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Survey of tinned fruits for tin, lead and arsenic

(December 2015)
 
In 2015 Food Standards Australia New Zealand (FSANZ) tested canned and bottled fruit products following reports of high levels of metals in some products. The reports, indicated that some cans of imported peaches had levels of lead and tin that were not compliant with Australian food standards.
 
FSANZ’s survey, conducted by an independent laboratory on domestic and imported products, found very small amounts of lead and tin in all products tested. The levels found were all below maximum levels permitted in the Food Standards Code. Arsenic was not found in any products. Overall, there were no public health and safety or compliance issues.
 
These results are consistent with Commonwealth Department of Agriculture and Water Resources surveillance testing at the border.

What was tested?

FSANZ tested 45 products available through Australian supermarkets and through catering companies.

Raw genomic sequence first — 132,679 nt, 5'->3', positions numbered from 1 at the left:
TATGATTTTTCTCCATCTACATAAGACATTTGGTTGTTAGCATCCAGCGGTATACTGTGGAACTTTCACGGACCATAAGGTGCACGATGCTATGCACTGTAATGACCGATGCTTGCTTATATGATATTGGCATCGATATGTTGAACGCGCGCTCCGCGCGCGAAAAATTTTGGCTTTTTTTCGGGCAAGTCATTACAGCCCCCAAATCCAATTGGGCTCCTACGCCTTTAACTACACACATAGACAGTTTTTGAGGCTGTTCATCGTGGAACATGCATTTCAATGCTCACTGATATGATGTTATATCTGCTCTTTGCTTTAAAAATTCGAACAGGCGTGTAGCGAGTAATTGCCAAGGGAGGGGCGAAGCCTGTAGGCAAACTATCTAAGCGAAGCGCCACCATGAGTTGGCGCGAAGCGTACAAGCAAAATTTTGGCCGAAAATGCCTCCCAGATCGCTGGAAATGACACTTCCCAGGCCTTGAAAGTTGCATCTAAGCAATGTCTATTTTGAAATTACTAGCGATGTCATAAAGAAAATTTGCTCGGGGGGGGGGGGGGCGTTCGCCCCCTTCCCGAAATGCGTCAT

Why is there tin and lead in products?
 
Small amounts of tin and lead can be found in products as a result of chemical migration from the packaging or from environmental exposure e.g. uptake of lead by fruit trees from the soil.

Are the small amounts of lead and tin found harmful?

No. The levels found in the FSANZ survey were well below the Maximum Level (ML) specified for lead and tin in the Food Standards Code. The MLs for metal contaminants are set to protect public health and safety and as low as practical based on sound production and natural resource management practices.
 
The results of this survey are also consistent with the Australian Total Diet Study (ATDS). which regularly tests Australian foods for levels of metals including lead, arsenic and tin, and has not identified safety concerns for consumers.

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